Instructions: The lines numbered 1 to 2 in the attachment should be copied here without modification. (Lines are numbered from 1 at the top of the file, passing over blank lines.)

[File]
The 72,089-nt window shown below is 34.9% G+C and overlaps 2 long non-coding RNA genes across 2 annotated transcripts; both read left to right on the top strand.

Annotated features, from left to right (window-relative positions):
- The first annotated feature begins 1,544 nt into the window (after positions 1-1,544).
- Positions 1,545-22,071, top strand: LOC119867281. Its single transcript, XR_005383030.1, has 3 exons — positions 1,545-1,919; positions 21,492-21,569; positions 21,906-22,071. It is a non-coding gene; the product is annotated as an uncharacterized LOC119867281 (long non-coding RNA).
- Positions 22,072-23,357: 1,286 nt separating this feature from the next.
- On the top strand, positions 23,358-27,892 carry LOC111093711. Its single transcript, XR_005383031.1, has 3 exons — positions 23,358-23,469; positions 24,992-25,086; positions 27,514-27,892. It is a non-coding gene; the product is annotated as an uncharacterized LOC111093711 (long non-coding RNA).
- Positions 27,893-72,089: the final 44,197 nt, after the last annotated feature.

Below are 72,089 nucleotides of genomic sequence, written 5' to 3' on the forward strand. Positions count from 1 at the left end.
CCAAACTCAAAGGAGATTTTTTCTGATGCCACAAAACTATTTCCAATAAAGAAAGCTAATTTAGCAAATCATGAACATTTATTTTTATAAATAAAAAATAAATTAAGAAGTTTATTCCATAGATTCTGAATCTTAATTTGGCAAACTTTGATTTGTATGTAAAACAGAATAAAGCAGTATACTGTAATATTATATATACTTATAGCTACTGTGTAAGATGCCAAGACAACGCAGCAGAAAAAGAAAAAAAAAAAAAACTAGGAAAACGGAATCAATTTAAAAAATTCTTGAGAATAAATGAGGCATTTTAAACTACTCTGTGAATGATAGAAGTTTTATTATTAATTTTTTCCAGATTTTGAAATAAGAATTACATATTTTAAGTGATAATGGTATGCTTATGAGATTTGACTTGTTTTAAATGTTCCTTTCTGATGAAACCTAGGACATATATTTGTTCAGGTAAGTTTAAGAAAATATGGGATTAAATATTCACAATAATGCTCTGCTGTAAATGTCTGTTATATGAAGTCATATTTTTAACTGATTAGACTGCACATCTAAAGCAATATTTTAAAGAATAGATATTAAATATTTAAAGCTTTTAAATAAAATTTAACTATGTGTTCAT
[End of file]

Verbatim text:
The 72,089-nt window shown below is 34.9% G+C and overlaps 2 long non-coding RNA genes across 2 annotated transcripts; both read left to right on the top strand.

Annotated features, from left to right (window-relative positions):